Removing Unneeded/Dangerous Chemicals From Schools

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The U.S. Environmental Protection Agency (EPA) recently recognized 11 organizations for promoting responsible chemical management and helping remove potentially dangerous chemicals from K-12 schools in their communities. Working with EPA’s Schools Chemical Cleanout Campaign (SC3), the organizations removed an estimated 70,000 pounds of potentially dangerous chemicals from approximately 300 schools. “This campaign reflects the very best of what we have to offer,” said EPA Administrator Lisa P. Jackson at the October 22, 2009 event. “It brings together local volunteers, educators, [and] partners in the business community, and many others in service to our communities, and helps us in our most important work: protecting the health and safety of our children. We’re grateful for all the dedicated citizens stepping up to confront our most urgent environmental and children’s health challenges. They’re ensuring that our schools are safe places for children to learn, play and grow.” The organizations were recognized for a range of activities contributing to a reduction in chemical hazards, including:
  • assisting schools in developing accurate chemical inventories
  • removing and properly disposing of outdated, unknown, and unneeded chemicals
  • establishing sustainable programs to properly manage chemicals by training school administrators and teachers on responsible chemical management and green lesson planning.
The eleven SC3 volunteers recognized are as follows. Each organization’s efforts can be found on the EPA program site.
  1. Alabama Department of Environmental Management
  2. Ash Grove Cement Company
  3. BASF Corporation – White Stone Facility: In Spartanburg, SC high schools, BASF assisted in the efforts by evaluating the high schools’ chemical laboratory equipment and removed outdated, broken, and unreliable apparatus. In addition, company personnel provided guidance and assistance with obtaining appropriate chemical laboratory items to replace the old equipment. BASF has also worked with the schools to provide teacher training in responsible chemical management practices that can be implemented in schools
  4. Cadence Environmental Energy
    Matt Hale, Director, Office of Resource Conservation and Recovery, US Environmental Protection Agency; Tomie Petersen, student, Timber Lake High School, Cheyenne River Sioux Reservation Schools; Sami Ducheneaux, Cheyenne River Sioux Tribe, Environmental Protection Department; Barry Breen, Principal Deputy Administrator, Office of Solid Waste and Emergency Response, US Environmental Protection Agency

    (from L to R) Matt Hale, Director, Office of Resource Conservation and Recovery, U.S. EPA; Tomie Petersen, student, Timber Lake High School, Cheyenne River Sioux Reservation Schools; Sami Ducheneaux, Cheyenne River Sioux Tribe, Environmental Protection Department; Barry Breen, Principal Deputy Administrator, Office of Solid Waste and Emergency Response, U.S. EPA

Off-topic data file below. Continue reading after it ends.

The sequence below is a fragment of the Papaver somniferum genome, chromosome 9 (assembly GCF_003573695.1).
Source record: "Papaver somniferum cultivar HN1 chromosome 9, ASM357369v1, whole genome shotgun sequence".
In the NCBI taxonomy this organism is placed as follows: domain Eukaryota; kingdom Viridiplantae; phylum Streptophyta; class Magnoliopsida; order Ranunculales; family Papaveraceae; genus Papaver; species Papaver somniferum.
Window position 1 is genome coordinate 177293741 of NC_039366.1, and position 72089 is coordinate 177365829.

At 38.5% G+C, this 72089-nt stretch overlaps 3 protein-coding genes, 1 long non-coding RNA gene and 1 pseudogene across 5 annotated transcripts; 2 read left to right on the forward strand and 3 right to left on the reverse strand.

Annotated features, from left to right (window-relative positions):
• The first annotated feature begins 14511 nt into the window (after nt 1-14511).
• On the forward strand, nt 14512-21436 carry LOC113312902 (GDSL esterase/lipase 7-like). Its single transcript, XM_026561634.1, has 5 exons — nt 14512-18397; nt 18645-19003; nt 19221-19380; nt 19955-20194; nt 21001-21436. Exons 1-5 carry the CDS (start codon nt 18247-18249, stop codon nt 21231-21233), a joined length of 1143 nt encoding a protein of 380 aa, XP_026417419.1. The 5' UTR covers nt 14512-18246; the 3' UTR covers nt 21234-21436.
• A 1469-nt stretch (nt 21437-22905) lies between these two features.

5. Cheyenne River Sioux Tribe, Environmental Protection Department: The Department was recognized for its work in Eagle Butte, SD to remove unwanted, unneeded, and outdated chemicals from Cheyenne River Sioux Reservation schools. The department gained the support, cooperation, and participation of school administrators and staff, which facilitated efforts to identify unsafe chemical situations and harmful chemicals. The department facilitated chemical inventories and worked with an SC3 charter partner, who donated their services to safely lab pack and collect chemicals for shipment and proper disposal. A total of 1,515 pounds of chemicals were removed from schools, including: neurotoxins, carcinogens, toxic, ignitable, and shock sensitive chemicals.
  6. The Dow Chemical Company: The company was recognized for its participation in an SC3 project with K-12 schools in the vicinity of Saginaw, MI. In 2006, Dow Chemical Company partnered with EPA Region 5 and the Michigan Department of Environmental Quality to train teachers from 36 middle and high schools in responsible chemical management, and removed more than 3,600 pounds of hazardous, unneeded, and outdated laboratory chemicals from 32 schools. In 2007, a similar project was carried out in K-12 schools near Ann Arbor, MI. From these projects, Dow developed a flow chart to facilitate the development of corporate, state, and federal partnerships to improve chemical management in K-12 schools that it will continue to share with other corporations embarking on SC3 projects.
  7. EMC Insurance Companies
  8. Missouri Center for Safe Schools at UMKC
  9. Peaks to Prairies Pollution Prevention Information Center, Montana State UniversityP
  10. Pennsylvania Department of Environmental Protection
  11. Tradebe Pollution Control Industries
EPA estimates that more than 33,000 middle and high schools across the country have potentially harmful chemicals that put students and staff at risk. SC3 works with schools, community organizations, and industry to help prevent chemical exposures through proper chemical management.

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